Northwoods Community Church in Peoria, Illinois: Inviting broken-world people to experience complete freedom in Christ Jesus. For Northwoods, it took courage to use broken-world instead of a safer, user-friendlier word like “all people” or “every person.” Naming this broken world draws every member into the understanding that “the world” is broken, “our world” is broken, and “my world” is broken, and therefore we must be actively inviting people to experience freedom in this brokenness.

St John Lutheran Church in Cypress, Texas: Connecting our neighbors to true riches in Jesus.Similar to Island Community Church, the word “our” in front of neighbors make it every person’s responsibility to connect in an upwardly mobile suburb of Houston, not just the staff’s.

Highland Park Baptist Church, Muscle Shoals, Alabama: Mobilizing all people to live as Jesus-followers. For HP, it was adding one word, the word “all” to an already well-established mission that shifted their focus from organizational purpose to an individual and missional mandate.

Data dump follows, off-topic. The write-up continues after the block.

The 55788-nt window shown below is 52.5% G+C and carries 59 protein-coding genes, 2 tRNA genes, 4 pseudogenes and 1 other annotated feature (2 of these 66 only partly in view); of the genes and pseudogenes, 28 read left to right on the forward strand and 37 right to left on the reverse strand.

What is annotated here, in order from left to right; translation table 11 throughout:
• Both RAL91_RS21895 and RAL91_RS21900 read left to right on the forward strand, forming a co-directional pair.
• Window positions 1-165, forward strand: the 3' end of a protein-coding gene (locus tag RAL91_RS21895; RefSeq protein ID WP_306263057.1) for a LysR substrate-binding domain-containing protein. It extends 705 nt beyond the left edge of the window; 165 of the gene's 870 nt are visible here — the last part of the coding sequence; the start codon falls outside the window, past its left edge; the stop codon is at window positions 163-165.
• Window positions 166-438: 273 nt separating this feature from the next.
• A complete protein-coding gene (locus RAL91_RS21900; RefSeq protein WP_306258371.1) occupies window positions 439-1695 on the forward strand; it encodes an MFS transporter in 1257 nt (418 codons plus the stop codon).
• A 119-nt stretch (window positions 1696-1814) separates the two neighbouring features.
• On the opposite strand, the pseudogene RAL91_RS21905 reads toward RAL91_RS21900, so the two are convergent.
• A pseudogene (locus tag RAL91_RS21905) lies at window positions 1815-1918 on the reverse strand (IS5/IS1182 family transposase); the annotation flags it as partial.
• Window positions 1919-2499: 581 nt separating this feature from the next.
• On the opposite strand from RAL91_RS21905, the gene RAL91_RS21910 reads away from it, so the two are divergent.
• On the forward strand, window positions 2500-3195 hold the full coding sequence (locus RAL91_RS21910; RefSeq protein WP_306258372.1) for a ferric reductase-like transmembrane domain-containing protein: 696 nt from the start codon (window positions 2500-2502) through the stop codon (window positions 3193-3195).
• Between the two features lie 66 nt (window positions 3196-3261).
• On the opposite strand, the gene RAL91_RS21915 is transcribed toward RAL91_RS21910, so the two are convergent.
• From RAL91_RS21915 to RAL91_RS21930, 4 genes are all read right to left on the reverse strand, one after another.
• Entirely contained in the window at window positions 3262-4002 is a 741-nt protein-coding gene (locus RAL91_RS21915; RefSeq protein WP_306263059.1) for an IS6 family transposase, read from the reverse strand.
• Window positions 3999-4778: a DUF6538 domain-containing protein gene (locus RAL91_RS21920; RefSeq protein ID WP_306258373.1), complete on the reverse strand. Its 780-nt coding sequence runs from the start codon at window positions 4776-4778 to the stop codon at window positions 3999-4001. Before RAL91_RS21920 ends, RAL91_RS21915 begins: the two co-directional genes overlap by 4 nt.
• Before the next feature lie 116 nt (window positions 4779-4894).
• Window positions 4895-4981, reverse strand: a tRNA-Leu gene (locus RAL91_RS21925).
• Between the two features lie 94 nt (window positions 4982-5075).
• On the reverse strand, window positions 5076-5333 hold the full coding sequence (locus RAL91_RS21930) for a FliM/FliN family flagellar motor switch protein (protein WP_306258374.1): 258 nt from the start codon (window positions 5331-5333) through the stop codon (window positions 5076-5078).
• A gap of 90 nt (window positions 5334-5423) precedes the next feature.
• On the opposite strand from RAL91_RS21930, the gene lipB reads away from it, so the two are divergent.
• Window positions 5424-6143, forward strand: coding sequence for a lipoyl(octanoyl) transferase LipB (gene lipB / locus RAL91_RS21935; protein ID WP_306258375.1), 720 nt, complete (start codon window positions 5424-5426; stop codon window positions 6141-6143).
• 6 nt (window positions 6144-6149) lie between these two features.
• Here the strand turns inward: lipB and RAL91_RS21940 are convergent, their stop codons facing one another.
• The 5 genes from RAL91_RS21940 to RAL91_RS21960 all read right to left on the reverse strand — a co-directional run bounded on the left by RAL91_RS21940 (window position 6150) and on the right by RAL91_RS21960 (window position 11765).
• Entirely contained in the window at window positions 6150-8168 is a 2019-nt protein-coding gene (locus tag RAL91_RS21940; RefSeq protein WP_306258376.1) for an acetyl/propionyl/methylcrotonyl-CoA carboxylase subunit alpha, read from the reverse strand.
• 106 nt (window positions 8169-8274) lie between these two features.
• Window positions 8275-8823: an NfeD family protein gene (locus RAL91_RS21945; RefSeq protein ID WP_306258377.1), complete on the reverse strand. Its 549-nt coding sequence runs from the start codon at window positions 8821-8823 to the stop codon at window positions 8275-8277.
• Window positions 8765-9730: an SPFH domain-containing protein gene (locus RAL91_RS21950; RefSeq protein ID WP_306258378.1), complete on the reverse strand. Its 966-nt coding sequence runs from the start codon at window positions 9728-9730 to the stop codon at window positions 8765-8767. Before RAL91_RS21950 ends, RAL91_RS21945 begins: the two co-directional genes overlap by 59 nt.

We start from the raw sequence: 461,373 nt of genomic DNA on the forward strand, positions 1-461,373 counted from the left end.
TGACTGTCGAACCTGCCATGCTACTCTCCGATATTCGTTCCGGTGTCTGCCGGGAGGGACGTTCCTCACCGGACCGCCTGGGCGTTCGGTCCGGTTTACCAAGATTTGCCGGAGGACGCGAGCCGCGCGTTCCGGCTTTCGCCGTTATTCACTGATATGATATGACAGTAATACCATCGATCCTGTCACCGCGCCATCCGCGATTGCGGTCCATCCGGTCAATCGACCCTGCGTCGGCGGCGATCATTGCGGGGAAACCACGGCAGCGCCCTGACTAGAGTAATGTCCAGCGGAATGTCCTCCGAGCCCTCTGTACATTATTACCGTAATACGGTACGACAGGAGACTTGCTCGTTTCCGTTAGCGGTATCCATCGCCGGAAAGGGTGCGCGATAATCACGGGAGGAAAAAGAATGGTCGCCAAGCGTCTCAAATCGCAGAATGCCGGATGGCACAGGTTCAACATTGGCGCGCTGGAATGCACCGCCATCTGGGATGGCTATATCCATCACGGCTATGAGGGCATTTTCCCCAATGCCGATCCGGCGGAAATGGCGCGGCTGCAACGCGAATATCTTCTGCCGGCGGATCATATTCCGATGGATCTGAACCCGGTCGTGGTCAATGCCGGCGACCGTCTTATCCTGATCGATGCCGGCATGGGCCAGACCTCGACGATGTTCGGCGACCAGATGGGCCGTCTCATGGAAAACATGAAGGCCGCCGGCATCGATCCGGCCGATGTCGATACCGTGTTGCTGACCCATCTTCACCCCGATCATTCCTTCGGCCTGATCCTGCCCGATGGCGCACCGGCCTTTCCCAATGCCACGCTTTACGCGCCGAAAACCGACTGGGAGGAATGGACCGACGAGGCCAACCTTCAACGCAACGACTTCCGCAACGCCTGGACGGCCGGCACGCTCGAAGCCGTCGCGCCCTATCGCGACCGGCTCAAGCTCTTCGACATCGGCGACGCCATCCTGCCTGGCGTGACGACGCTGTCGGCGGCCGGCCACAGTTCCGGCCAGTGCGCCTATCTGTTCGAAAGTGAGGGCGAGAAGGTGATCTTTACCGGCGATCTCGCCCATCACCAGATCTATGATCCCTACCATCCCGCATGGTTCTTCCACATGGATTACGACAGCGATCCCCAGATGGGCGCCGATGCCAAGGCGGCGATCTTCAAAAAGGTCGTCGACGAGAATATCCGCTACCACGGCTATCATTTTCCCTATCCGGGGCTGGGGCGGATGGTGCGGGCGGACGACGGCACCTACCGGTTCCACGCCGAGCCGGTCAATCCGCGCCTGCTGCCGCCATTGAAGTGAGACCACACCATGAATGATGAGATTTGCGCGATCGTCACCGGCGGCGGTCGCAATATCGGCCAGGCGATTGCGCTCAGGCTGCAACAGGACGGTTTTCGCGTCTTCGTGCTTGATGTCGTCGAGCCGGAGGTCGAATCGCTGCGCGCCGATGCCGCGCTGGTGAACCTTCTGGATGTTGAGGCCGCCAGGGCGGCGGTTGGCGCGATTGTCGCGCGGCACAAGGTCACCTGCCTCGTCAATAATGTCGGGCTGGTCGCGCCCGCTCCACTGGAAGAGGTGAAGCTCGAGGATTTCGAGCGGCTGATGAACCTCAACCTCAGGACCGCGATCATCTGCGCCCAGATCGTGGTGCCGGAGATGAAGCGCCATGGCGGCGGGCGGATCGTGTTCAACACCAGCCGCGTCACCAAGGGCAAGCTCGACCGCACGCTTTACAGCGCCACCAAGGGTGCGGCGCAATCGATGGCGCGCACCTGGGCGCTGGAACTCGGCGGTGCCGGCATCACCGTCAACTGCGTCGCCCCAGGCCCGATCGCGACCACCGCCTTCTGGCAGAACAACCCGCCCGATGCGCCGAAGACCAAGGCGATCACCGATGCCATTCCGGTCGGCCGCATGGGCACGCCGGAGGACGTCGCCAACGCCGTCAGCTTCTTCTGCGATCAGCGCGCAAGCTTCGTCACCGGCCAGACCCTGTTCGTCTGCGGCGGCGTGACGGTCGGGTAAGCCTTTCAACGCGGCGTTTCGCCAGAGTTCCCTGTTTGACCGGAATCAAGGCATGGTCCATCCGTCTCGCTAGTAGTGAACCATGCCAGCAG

If one word could make a difference in your mission, it could just be an eternal one.

Auxano provides church leaders with a free 30-minute vision assessment call with one of our team of vision-crafting practitioners. To evaluate the words of your mission, schedule an assessment call here, or shoot me an email with a specific question (contact details here).

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Bryan Rose

Bryan Rose

As Lead Navigator for Auxano, Bryan Rose has a strong bias toward merging strategy and creativity within the vision of the local church and has had a diversity of experience in just about every ministry discipline over the last 12 years. With his experience as a multi-site strategist and campus pastor at a 3500 member multi-campus church in the Houston Metro area, Bryan has a passion to see “launch clarity” define the unique Great Commission call of developing church plants and campus, while at the same time serving established churches as they seek to clarify their individual ministry calling. Bryan has demonstrated achievement as a strategic thinker with a unique ability to infuse creativity into the visioning process while bringing a group of people to a deep sense of personal ownership and passion.